Considerations for Returning to Sport after Anterior Cruciate Ligament Reconstruction
Anterior cruciate ligament (ACL) tears are common, and it is estimated that more than 10,000 Australians undergo ACL reconstruction (ACLR) every year, at a conservative cost of more than $75 million per annum in hospital costs alone. Furthermore, published research has reported that in Australia, the incidence of ACLR is the highest in the world and increasing annually. In addition to the high incidence of primary ACLR, it is estimated that 10-30% of patients will re-tear upon their eventual return to sport (RTS). While patients are generally informed they can RTS between 6-12 months after surgery, a number of pre-operative, intra-operative and post-operative variables may influence re-injury and RTS rates. Post-operatively and, in addition to time since surgery, the therapist, in collaboration with the patient, orthopaedic and sporting team if relevant, must consider an array of variables as the patient transitions closer toward the RTS timeframe. This may include patient-perceived capacity and psychological readiness, physical capacity which may we assessed in a number of different ways, biomechanical movement patterns, appropriate and successful transition through sport-specific training activities, and of course ensuring the patient has the resources required with respect to ongoing conditioning to supplement their RTS.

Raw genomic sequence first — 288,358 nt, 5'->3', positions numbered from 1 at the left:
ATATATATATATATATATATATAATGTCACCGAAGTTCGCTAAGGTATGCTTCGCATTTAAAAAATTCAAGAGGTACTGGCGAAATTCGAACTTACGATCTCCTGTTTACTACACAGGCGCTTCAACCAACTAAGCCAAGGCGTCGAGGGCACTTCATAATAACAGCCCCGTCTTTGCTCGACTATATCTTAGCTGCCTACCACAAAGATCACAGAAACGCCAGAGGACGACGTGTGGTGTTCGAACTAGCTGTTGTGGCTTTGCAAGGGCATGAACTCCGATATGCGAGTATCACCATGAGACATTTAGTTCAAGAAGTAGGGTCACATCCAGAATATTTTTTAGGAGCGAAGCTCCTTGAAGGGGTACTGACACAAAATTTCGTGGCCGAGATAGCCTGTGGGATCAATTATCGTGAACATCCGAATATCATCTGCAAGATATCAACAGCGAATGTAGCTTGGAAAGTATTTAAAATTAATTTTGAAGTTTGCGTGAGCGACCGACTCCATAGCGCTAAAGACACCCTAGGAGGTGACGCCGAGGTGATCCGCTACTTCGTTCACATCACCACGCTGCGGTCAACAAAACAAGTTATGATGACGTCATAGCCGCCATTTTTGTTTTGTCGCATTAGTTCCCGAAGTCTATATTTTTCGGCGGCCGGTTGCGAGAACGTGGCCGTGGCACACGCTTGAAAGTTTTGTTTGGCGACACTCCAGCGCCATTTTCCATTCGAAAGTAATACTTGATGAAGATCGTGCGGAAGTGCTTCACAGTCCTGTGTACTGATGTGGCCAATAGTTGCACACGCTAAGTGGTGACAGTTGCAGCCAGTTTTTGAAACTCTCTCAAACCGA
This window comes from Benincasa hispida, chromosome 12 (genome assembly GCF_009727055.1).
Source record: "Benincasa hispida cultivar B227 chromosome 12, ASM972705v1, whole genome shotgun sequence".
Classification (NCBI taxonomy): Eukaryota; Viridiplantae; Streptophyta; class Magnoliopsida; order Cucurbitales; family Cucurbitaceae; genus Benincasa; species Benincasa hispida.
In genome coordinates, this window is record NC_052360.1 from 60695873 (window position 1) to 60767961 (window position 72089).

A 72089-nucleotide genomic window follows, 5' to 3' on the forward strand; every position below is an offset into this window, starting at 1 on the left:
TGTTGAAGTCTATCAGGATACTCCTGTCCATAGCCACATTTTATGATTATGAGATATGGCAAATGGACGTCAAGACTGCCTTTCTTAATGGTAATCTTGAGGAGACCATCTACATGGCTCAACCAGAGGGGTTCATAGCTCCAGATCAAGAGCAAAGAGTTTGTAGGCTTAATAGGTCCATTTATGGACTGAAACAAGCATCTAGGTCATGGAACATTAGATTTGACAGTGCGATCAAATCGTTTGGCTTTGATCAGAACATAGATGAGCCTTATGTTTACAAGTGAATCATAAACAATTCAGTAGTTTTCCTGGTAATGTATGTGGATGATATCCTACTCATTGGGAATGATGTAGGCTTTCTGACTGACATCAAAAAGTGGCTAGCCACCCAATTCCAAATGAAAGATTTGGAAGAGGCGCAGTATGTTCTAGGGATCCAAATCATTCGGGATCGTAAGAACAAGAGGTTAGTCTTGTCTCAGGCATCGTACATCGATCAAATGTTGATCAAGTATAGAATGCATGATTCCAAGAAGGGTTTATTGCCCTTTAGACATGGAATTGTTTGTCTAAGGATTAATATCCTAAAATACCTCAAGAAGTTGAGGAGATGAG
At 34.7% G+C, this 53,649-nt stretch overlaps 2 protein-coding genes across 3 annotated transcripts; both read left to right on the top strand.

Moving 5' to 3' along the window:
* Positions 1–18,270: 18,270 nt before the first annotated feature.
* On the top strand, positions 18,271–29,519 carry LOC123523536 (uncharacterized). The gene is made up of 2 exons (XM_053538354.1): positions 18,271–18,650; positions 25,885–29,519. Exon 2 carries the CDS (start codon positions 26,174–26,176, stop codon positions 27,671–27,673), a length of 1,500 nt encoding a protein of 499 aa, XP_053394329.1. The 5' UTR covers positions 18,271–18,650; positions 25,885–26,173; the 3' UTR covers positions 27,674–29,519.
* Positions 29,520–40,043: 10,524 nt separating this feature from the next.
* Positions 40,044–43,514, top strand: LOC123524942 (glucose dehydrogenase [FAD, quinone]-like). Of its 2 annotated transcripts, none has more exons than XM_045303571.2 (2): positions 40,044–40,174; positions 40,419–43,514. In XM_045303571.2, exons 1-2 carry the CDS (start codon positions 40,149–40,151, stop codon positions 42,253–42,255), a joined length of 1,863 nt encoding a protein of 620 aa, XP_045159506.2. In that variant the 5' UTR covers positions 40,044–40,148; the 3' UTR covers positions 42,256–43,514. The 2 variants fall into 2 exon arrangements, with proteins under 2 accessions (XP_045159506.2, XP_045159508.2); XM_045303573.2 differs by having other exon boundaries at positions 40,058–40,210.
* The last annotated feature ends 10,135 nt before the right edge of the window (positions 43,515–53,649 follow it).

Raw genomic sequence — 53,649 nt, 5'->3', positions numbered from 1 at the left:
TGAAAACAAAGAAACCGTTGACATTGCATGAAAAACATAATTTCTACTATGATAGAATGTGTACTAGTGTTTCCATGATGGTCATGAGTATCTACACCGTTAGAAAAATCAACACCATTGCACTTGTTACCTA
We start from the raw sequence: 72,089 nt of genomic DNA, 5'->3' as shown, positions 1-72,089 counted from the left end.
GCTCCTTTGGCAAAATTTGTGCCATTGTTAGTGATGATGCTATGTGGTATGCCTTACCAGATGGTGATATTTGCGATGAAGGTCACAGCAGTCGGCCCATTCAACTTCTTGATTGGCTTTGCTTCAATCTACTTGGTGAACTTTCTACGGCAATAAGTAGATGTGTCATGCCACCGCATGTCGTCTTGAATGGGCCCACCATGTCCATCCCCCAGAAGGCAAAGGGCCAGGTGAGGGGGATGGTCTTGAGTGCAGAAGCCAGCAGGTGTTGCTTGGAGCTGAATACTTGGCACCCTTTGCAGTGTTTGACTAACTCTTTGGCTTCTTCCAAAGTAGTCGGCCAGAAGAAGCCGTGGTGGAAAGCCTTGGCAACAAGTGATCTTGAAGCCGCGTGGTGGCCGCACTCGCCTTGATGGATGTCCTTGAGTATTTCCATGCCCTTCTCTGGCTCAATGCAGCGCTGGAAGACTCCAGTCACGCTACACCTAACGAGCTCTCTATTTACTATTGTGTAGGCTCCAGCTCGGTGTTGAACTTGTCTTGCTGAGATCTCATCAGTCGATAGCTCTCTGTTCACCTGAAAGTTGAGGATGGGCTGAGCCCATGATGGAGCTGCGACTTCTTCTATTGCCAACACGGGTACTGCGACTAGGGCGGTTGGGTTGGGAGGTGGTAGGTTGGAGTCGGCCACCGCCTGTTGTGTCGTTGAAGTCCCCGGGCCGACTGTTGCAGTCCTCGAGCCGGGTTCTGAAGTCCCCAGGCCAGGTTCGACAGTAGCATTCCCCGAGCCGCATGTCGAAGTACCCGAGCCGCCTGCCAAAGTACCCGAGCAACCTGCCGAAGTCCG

This is a recording of an ESSA webinar presented on 23 February 2022.
This online activity will provide therapists with an up-to-date overview and summation of the factors that must be considered and evaluated prior to making the decision of whether an ACLR patient is ready to return to higher demand activity and sport.
Presented by Dr Jay Ebert BSc (ExRehab), PhD, AEP, FESSA
Dr Jay Ebert BSc (ExRehab), PhD, AEP, FESSA is a Director and practicing Accredited Exercise Physiologist (AEP) at the HFRC Rehabilitation Clinic in Perth, Western Australia. He completed his PhD in cartilage repair, biomechanics and exercise rehabilitation, and has extensive experience working with patients of all musculoskeletal conditions, with a particular focus on lower limb injury and post-operative rehabilitation following orthopaedic surgery. He is also a Lecturer in musculoskeletal rehabilitation at the School of Human Sciences (Exercise and Sport Science), at the University of Western Australia (UWA), as well as the Director of Research at the Perth Orthopaedic and Sports Medicine Research Institute, and a Director of the Orthopaedic Research Foundation of Western Australia. Through his clinical and research work at UWA, he has been involved in the project development and coordination of several large orthopaedic research programs.
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